Miami Heat v Boston Celtics

NBA Playoffs: Witnessing the ascension


This was the dream. For all the criticism, the spontaneous hatred from people he never met in cities he’d never lived, for the questions and the scrutiny, this was what he had hoped for. When LeBron James decided to abandon the franchise that drafted him and pursue a team that didn’t think Wally Sczcerbiak/Ben Wallace/Mo Williams/Antawn Jamison was the answer to pushing a franchise over the top, it was in the hopes of getting past the Celtics.

The funny part is, in the end, it was James doing it himself anyway. While it may not have been possible without Dwyane Wade making one huge key play after another, it was still James finishing the game with 10 straight points. It was James taking over, James clamping down on Pierce, James unleashing a volcano of pent-up emotion which led the Heat into the conference finals and left the Celtics in their Mesozoic Era.

Heat 97 Celtics 87.

Afterwards, James was apologetic about the Decision, respectful towards the Celtics, humble about his career. There was no dancing, no preening, no over-the-top indulgence. Maybe he learned from the past three years of braggadocio and the reaction to the formation of the Heat. Maybe he didn’t. But Tuesday night represented the beginning of LeBron James’ reclamation project, the path from pariah back to “Chosen One’ status. Everyone will still hate him tomorrow that hated him Tuesday night, but they’ll respect him more.  His talents were stunning apparent at the end of Game 5, in the steal that became the dunk, and 3-pointers which should have been impossible.  There was no way to deny it Tuesday night. If LeBron James isn’t the best player in basketball, he shares that honor.

Winning is supposed to heal all wounds. It won’t make Cleveland feel any better, New York any less slighted, Boston, Chicago, or Los Angeles any less resentful. But James taking the step forward, downing the Celtics, signifies a move out of NBA adolescence, which James has been stuck in for years, since the infamous Detroit game, really. James grew up in this series against the Celtics. He closed games. He hit clutch shots. He didn’t abandon hope and sulk away when things didn’t go his way. Was it easier since he was surrounded by so much talent? Absolutely. But the story here is that evolution.

By the same token, it can come crashing down just as quickly if the same demons that have chased his game in the form of the Celtics simply inhabit Bulls colors. A failure next round and all this advancement means is that the Celtics have really fallen that far.  But for a night, the Heat vanquished the Celtics, and James has moved into a new stage in his career.

Game 5 was his finest moment, even better than the Detroit Game 5. It was a bigger stage, as counterintuitive as that sounds considering the Detroit series clinched his way to his first and only Finals appearance. This was when everyone was watching, waiting for him to fail. The Celtics were supposed to close him out, to shut him down. And instead, James took over, finishing with emotion and command. Maybe it was nothing more than a good game against a team whose timer had run out.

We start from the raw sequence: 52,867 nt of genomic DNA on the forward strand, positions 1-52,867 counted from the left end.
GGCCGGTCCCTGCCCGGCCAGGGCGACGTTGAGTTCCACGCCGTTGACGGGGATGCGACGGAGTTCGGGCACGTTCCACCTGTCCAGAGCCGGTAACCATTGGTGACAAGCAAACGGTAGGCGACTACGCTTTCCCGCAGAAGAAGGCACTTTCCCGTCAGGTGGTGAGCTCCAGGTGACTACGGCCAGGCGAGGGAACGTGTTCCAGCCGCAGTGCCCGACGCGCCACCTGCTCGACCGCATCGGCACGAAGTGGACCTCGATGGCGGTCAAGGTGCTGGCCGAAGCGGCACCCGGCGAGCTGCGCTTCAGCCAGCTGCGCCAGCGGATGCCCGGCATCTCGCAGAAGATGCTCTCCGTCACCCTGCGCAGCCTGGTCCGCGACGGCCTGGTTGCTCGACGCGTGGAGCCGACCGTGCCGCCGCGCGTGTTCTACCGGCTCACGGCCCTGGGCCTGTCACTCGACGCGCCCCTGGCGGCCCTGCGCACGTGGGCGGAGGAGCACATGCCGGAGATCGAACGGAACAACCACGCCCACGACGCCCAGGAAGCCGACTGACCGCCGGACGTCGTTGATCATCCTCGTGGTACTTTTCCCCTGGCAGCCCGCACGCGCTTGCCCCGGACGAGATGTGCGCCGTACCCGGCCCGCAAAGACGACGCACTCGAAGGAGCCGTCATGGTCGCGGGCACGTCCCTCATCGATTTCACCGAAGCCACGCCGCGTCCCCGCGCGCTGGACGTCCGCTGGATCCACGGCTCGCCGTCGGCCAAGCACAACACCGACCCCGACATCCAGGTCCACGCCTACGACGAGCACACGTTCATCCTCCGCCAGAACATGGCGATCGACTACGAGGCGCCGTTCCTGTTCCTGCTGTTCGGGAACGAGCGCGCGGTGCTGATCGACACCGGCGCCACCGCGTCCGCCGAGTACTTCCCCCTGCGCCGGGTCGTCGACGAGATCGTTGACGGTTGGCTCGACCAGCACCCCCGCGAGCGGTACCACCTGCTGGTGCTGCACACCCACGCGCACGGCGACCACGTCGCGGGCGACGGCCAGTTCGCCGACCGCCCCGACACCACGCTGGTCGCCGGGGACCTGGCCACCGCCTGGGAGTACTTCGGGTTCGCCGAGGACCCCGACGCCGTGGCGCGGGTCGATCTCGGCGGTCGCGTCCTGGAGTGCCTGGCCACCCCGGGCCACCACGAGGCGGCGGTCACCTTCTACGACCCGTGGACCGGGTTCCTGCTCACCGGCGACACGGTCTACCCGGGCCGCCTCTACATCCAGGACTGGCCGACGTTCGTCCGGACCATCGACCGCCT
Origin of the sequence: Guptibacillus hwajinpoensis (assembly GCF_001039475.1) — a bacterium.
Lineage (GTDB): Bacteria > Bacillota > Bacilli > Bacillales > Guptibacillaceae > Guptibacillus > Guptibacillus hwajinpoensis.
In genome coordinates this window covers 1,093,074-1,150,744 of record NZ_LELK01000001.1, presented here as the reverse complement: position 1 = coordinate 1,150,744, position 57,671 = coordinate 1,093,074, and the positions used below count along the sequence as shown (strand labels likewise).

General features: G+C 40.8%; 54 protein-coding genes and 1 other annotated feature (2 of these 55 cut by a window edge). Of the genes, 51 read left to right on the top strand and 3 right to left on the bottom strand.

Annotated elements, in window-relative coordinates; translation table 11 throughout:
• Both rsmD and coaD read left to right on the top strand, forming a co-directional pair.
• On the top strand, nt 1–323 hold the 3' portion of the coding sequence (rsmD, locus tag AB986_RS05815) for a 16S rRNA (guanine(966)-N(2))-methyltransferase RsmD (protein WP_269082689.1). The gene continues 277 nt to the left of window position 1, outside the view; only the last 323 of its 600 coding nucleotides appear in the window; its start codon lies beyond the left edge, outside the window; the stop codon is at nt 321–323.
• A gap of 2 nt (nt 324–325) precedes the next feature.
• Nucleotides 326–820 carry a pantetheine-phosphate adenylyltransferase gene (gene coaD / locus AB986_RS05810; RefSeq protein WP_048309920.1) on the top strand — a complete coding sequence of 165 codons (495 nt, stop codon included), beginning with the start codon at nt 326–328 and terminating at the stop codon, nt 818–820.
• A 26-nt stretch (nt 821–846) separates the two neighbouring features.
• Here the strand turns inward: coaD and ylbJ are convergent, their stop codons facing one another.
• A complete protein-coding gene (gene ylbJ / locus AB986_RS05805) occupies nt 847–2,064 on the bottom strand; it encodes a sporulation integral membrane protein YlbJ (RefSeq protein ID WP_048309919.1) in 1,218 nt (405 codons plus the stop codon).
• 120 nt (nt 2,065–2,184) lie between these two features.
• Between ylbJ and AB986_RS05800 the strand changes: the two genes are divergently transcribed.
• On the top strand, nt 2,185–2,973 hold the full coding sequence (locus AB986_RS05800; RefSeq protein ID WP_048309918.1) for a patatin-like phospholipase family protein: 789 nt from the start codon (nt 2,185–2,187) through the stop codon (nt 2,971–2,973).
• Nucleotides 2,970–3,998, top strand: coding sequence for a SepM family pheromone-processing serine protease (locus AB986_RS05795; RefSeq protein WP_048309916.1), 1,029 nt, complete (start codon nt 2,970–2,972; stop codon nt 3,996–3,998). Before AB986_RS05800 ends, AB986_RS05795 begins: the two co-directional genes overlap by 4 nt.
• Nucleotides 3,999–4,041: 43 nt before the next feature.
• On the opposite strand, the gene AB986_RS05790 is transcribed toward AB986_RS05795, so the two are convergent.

But it felt like more.

It was a classic performance, capping off a classic series from James. The ten straight points will be remembered most. But it was James, feeding James Jones on an outlet, trusting his teammate to make a big shot that defines the breadth of James’ game. He came, he saw, he conquered. Against the team that embodied defense, chemistry, greatness in the East over the past four seasons, James rose to the occasion, finally.

For a player who had been given so much before he’d earned it, who had been titled King before he had a kingdom, it felt like an ascension.  It wasn’t how people wanted him to do it, and he may never be forgiven. But maybe LeBron’s ready to be King of his jungle, finally.

51 Questions: Do the Phoenix Suns finally have a playoff formula?

Miami Heat v Phoenix Suns
Leave a comment

PBT is previewing the 2015-16 NBA season by tackling 51 big questions that we can’t wait to see answered once play tips off. We will answer one a day right up to the start of the season Oct. 27. Today’s question:

Do the Phoenix Suns finally have a playoff formula?

It has been five years since the Phoenix Suns made the playoffs, tying the franchise record for longest playoff drought. It’s the fourth longest active drought in the NBA (Timberwolves at 11, Kings at nine, and Pistons at six).

Think about it this way: The Magic, Sixers, and Jazz have been to the playoffs more recently than the Suns.

Phoenix hasn’t bottomed out on a rebuild, they’ve actually been pretty good — they surprised everyone and won 48 games two seasons ago, then had 39 wins last season when things went very wrong and injuries crushed the team after the All-Star break. However, in a deep Western Conference pretty good isn’t good enough.

Suns management and ownership wants that to change. They want back in the playoff dance. Now.

It’s why they went hard after LaMarcus Aldridge this summer, coming in a surprising second to a Spurs team that nobody was likely to catch in that chase.